Secret Code Programming for Tweens

Secret Code Programming for Tweens

We’ve talked about computer coding, pushing around all those ones and zeroes in fancy formation, but what about ye olde fashyonede codyinge?  You know, when people had to send encrypted messages and didn’t have burner phones or access to the darknet or sophisticated programs to hide internet activity.

Okay, so like when I first started using the Internet.

Actually, I’m talking pre-Internet (the teens will be horrified by this concept.)  Pre-telephone, even.  My original secret code program was inspired by library participation in the Big Read from the NEA.  We were doing Edgar Allan Poe, and I was trying to find something that wasn’t “The Raven” to do some programming on.  In “The Gold-Bug” and a few other stories, secret code plays a large role, so I selected three increasingly difficult types of code to demonstrate and discuss.

You can do any type of code you like.  There’s the fun yet impractical “tattoo it on a slave’s head, let the guy’s hair grow, send him to your bud and the barber” method (props to the not-so-awesome Histiaeus for this idea).  Or the scytale, which is kind of like a variation on the whole Raiders of the Lost Ark staff height trick.

A scytale! Rhymes with “Italy”

But I chose some easier types of code: substitution, transposition, and pigpen cipher.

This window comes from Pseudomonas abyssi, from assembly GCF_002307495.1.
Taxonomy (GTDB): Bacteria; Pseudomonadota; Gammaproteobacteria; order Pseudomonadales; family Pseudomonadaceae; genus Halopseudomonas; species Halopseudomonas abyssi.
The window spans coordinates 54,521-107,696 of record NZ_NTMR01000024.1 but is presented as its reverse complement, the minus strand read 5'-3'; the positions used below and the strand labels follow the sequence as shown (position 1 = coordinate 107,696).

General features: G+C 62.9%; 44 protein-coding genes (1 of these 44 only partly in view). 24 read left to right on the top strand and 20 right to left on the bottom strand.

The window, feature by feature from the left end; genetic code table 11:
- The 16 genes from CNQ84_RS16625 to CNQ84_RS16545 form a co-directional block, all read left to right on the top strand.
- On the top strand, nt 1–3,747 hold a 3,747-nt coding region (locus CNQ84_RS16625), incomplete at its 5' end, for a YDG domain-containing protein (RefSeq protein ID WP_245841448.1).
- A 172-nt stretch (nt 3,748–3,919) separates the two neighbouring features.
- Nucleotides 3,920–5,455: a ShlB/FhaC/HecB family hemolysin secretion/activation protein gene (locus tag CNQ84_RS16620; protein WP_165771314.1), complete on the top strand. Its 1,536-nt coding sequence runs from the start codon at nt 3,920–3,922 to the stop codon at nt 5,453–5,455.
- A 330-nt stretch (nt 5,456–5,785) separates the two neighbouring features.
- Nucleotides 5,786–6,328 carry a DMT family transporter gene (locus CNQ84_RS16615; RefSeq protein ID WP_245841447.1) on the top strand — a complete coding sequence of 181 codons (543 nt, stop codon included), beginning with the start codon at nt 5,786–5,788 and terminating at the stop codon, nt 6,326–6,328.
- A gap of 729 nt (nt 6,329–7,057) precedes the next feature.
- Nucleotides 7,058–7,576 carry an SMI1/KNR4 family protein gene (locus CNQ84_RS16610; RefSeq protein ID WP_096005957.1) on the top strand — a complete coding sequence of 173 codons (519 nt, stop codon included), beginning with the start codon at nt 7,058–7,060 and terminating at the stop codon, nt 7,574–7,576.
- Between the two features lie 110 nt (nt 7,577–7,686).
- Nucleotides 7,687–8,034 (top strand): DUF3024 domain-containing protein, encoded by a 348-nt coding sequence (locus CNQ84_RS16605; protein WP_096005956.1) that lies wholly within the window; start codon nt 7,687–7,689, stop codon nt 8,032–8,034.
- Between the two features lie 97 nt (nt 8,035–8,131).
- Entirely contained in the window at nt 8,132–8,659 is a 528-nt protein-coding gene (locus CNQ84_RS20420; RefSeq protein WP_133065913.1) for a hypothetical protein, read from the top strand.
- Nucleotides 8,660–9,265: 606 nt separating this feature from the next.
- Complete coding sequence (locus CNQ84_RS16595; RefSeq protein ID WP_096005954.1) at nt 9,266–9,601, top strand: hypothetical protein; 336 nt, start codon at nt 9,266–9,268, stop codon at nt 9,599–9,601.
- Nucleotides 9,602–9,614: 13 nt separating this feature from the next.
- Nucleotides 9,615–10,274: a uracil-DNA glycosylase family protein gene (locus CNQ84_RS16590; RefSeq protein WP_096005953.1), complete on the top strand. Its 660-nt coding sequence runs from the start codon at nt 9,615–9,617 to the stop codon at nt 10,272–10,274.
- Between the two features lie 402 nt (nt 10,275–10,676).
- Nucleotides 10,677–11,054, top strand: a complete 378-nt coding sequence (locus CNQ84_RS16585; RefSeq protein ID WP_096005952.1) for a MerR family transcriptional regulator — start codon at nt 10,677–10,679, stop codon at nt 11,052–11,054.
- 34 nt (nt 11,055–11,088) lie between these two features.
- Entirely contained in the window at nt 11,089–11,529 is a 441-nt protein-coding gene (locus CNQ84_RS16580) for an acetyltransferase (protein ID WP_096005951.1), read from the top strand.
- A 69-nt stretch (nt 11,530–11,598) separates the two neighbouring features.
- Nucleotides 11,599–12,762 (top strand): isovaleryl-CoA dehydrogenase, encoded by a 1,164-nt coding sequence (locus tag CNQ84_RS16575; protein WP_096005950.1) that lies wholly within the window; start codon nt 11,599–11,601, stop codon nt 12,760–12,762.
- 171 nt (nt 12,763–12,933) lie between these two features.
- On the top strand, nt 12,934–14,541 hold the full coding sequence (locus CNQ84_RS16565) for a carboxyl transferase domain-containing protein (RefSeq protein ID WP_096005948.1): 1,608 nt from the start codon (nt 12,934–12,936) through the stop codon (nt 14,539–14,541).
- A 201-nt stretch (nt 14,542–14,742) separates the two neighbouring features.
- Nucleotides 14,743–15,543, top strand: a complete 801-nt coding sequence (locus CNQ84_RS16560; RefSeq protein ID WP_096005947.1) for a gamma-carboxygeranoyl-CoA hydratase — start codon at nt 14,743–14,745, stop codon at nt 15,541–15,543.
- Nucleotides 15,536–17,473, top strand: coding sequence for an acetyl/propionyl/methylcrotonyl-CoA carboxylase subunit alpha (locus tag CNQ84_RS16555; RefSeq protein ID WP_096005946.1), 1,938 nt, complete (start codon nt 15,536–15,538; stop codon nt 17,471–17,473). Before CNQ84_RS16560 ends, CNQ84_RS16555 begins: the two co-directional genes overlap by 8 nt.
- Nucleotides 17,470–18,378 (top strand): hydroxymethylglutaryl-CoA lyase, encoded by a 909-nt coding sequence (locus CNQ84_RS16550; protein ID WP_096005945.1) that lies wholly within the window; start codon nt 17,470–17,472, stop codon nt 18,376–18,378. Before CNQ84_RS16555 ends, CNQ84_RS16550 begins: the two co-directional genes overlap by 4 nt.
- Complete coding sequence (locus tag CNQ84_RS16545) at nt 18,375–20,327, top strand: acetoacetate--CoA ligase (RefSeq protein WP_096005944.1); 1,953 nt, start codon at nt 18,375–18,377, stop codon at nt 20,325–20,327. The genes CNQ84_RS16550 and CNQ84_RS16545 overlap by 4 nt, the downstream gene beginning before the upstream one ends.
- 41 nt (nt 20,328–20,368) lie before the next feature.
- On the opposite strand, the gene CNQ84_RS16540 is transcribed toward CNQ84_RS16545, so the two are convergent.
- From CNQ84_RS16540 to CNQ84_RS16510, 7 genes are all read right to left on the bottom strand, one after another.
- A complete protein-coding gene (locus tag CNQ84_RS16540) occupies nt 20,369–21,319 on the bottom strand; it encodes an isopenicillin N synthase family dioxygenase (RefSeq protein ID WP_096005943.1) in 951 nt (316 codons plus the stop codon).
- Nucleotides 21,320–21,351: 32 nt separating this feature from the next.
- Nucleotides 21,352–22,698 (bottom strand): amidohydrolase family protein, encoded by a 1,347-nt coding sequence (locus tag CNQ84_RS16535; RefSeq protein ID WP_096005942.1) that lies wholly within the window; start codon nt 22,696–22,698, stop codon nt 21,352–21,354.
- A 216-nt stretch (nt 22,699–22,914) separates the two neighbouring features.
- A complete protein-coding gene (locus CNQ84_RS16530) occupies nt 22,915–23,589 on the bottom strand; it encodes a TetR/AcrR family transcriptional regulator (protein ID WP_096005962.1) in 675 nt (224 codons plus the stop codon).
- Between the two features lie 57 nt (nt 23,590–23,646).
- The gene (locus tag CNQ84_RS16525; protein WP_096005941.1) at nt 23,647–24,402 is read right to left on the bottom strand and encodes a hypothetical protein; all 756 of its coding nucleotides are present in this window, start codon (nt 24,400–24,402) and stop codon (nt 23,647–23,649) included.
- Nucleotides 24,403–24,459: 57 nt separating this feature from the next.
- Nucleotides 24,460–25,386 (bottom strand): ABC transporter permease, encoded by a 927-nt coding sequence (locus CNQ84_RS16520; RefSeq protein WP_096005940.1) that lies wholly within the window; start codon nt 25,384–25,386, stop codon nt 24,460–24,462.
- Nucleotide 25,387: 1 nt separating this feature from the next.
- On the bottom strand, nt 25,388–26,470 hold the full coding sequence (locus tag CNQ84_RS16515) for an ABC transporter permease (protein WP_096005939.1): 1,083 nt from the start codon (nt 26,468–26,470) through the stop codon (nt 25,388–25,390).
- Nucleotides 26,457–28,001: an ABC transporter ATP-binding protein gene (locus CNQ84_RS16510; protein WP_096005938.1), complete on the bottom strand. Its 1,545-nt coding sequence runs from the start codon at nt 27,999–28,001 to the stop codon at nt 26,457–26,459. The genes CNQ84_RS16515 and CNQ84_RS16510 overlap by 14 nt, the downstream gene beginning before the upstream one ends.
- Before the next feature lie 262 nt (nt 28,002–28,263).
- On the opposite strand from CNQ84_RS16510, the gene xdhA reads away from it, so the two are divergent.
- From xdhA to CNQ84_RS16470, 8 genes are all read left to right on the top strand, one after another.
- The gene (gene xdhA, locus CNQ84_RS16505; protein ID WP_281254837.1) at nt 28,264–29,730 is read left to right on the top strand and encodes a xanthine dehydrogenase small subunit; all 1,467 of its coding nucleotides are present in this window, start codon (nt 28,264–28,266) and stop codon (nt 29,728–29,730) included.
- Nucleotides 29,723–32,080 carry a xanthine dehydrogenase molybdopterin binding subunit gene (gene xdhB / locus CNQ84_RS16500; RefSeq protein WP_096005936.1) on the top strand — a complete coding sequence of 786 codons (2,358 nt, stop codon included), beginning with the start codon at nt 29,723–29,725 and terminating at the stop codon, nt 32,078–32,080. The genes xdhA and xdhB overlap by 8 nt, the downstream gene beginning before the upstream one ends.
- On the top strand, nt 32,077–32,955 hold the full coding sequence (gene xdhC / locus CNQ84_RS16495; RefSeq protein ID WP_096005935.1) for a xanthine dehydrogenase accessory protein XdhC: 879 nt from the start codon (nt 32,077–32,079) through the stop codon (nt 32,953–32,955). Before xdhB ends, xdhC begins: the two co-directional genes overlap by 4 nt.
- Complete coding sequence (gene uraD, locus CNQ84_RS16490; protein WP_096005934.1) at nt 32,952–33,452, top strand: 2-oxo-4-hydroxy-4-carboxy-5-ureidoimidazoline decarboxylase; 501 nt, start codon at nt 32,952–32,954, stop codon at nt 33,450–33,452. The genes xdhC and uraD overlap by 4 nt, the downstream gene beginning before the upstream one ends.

Substitution cipher is the easiest kind.  Say you write out the alphabet, and then underneath it, you write the alphabet backwards.  Therefore, “a” becomes “z” and so forth.  This is a pretty easy type of code to break, but it will give tweens confidence in their secret code abilities.

Transposition cipher is more secure, and thus a bit harder to create.  For a transposition cipher, you’d need a key to get you started.

Pigpen cipher might not be especially useful, but it was the tweens’ favorite one because it looks pretty cool when you write it out.



Following the grids above, you simply draw the shape around the corresponding letter.  So an “n” would be a box with a dot inside of it.

After an explanation of these codes, I let them work on messages to each other (library-appropriate, obviously).  You could also leave them messages in code and have them work it out.  I wrote out the first stanza of “The Raven” (I couldn’t escape it!) entirely in pigpen cipher, and it looked really cool.  This is a really easy, practically free program to run, and you could definitely make it an activity in your teen space if you have a whiteboard or chalkboard.

Images courtesy Wikimedia commons.


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